Civil-military friction, disagreements within political factions, and intergenerational tensions resulted in a bewildering array of conflicting reports on current conditions being disseminated to the Japanese people. The job of the US Office of War information was to cut through the confusion in Japan and its occupied territories, and to convince the Emperor, the politicians, and the civilians that victory was already in the hands of the Allies.
There is little doubt that Japanese government agencies, military and civilian alike, realized by mid-summer 1945 that their country could not win the war. Japan’s cities were being destroyed almost at will. Although attempting to avoid the Emperor’s palace, the Allies had devastated the capital in only six hours of bombing on 9-10 March 1945, leaving 100,000 dead and over 1,000,000 homeless, an even worse toll than from the later atomic bombing of Hiroshima. The Japanese military maintained a defiant stance, even as they recognized the need to shift from aggression to defense of their homeland.6 They were well prepared, both psychologically and technically, for this final stand. The Allies never underestimated (as we, perhaps, sometimes do today) the desire of Japan’s military leaders to preserve their honor by fighting literally to the last man, woman, and child.
Broadcasting the Surrender Offer
On 26 July 1945, the heads of state of the United States, Great Britain, and the Soviet Union, meeting in Potsdam, Germany, agreed to give Japan an opportunity to end the war.7 Their terms called for the disarmament and abolition of the Japanese military; elimination of military influence in political forums; Allied occupation of Japan; liberation of Pacific territories gained by Japan since 1914; swift justice for war criminals; maintenance of non-military industries; establishment of freedom of speech, religion and thought; and introduction of respect for fundamental human rights. The final section demanded that the government of Japan “proclaim now the unconditional surrender of all Japanese armed forces.” The alternative for Japan was “prompt and utter destruction.”8
By 7:00 p.m. on the very day of the Potsdam Proclamation, OWI’s station KSAI began broadcasting the surrender terms to the Japanese nation at regular intervals. OWI also printed the full text of the offer in the Japanese language and dropped over 3 million leaflets by B-29 aircraft. Thus Japanese officials learned of the Potsdam conditions a day ahead of the official communication sent through diplomatic channels.
Japan’s Cabinet and the Supreme Council for the Direction of the War were immediately called into joint session. They met almost continually from 26 July through 14 August. Arguments over whether, when, and under what conditions Japan should surrender continued right through the bombing of Hiroshima and Nagasaki. On 27 July, after a routine meeting not attended by Japan’s civilian Foreign Minister, the militarists released notification to the world’s media that Japan rejected the Potsdam offer. 9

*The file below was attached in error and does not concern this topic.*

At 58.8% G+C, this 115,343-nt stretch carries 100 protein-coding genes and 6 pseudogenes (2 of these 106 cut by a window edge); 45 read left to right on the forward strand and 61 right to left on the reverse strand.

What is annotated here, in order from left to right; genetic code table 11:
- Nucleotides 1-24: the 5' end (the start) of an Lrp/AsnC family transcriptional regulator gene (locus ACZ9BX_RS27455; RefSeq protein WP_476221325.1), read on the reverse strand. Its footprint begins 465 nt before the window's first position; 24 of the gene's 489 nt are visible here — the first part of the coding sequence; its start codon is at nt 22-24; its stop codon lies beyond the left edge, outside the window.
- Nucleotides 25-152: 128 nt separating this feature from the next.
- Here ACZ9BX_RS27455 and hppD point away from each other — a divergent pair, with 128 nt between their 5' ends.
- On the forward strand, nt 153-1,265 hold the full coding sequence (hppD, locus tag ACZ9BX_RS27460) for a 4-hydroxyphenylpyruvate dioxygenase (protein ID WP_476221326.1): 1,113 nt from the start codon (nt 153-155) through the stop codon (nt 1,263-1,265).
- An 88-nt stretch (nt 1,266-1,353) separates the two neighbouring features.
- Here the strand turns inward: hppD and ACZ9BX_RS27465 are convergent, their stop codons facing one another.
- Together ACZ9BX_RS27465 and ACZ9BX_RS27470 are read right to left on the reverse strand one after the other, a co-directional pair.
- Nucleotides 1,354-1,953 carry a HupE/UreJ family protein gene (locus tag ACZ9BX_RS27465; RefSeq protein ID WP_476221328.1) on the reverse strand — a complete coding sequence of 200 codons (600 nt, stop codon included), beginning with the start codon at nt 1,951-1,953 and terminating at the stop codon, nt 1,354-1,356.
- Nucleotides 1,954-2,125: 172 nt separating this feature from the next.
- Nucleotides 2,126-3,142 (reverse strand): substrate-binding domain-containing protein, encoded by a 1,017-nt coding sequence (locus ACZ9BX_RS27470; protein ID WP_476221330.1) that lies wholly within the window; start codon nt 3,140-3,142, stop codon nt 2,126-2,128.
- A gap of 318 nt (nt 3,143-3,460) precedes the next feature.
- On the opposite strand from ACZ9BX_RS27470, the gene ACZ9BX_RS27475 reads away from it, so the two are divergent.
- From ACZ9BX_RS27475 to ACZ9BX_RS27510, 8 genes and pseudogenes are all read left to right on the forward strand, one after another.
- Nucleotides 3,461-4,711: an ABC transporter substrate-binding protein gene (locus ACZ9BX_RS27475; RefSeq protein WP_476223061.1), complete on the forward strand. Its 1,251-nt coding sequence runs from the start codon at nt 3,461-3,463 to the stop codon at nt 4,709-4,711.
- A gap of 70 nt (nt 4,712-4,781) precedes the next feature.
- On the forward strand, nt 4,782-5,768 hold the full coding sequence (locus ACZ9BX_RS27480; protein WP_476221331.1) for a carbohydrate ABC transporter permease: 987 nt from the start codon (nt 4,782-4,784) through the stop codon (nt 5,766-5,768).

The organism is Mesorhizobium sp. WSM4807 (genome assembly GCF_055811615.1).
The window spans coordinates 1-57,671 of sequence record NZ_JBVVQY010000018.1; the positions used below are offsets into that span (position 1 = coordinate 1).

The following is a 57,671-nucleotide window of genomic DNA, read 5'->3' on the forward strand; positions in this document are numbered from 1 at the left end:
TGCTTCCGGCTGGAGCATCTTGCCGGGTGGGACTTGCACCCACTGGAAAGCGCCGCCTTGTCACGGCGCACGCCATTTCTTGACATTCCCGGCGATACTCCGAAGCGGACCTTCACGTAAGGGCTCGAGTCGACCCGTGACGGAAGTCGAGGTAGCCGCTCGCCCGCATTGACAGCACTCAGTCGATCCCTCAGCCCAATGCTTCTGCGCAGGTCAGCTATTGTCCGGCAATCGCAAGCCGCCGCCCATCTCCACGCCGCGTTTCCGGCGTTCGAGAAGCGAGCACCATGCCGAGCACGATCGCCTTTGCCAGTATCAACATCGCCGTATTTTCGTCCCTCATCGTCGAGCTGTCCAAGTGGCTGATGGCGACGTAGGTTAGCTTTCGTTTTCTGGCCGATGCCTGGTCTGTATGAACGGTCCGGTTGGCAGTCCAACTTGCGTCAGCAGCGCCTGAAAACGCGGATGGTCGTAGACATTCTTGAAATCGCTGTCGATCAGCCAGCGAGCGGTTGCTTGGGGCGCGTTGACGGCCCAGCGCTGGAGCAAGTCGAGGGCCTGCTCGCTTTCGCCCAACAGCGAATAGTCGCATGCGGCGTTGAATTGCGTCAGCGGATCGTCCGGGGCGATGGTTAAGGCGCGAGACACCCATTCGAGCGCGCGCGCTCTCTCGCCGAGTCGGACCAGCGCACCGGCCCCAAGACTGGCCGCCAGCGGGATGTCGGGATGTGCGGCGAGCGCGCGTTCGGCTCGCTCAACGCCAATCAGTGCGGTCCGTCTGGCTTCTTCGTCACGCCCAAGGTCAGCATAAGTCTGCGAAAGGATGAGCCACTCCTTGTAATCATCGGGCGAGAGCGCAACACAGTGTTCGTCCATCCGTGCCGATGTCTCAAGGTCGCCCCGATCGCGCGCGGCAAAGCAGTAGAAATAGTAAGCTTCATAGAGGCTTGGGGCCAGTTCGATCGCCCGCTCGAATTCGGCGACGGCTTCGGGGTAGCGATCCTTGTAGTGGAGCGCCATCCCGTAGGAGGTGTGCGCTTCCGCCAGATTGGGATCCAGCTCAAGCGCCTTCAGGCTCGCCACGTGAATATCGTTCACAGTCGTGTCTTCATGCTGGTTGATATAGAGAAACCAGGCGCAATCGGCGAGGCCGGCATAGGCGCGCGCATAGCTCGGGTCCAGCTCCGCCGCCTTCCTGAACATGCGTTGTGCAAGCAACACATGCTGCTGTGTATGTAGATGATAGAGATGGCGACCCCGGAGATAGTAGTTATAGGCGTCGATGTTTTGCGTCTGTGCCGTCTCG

By noon on 28 July, OWI’s presses on Saipan were rolling with notices warning civilians to evacuate 35 Japanese cities scheduled to be bombed within the next few days. About 1 million leaflets fell on the targeted cities whose names appeared in Japanese writing under a picture of five airborne B-29s releasing bombs. Given the extent of the effort, it is extraordinary that many Americans are not aware that Japanese cities were warned prior to being bombed. Even today, members of the B-29 crews recall their fears that the warnings would make them easier targets for Japanese planes and antiaircraft artillery. However, they concurred with Gen. Curtis LeMay’s proposal at the time.10 Military newspapers featured the unprecedented action under such headlines as “B-29 Command Now Calling Its Shots” and “580 B-29s Follow Up Leaflet Warnings With 3800 Tons Of Fire And Explosives.”11 Visualize what it must have been like for people in the targeted cities to look up and see more than 100 B-29 “Superfortresses” overhead. The image lends understanding to the Allies’ decision to warn civilians, even at their own risk.
Advertising the Destruction of Hiroshima
At 2:45 a.m. on 6 August, the Allies’ B-29 “Enola Gay” left the island of Tinian near Saipan. Its primary target was Hiroshima, where the 2nd Japanese Army stood poised to defend against an expected Allied invasion of their homeland. At 8:15 a.m., the “Enola Gay” destroyed Hiroshima with a single atomic bomb.
Back on Saipan, the OWI presses were turning out leaflets that revealed the special nature of Hiroshima’s destruction and predicted similar fates for more Japanese cities in the absence of immediate acceptance of the terms of the Potsdam agreement. By 9 August, more than 5 million leaflets about the atom bomb had been released over major Japanese cities. The OWI radio station beamed a similar message to Japan every 15 minutes.
Indecision in Tokyo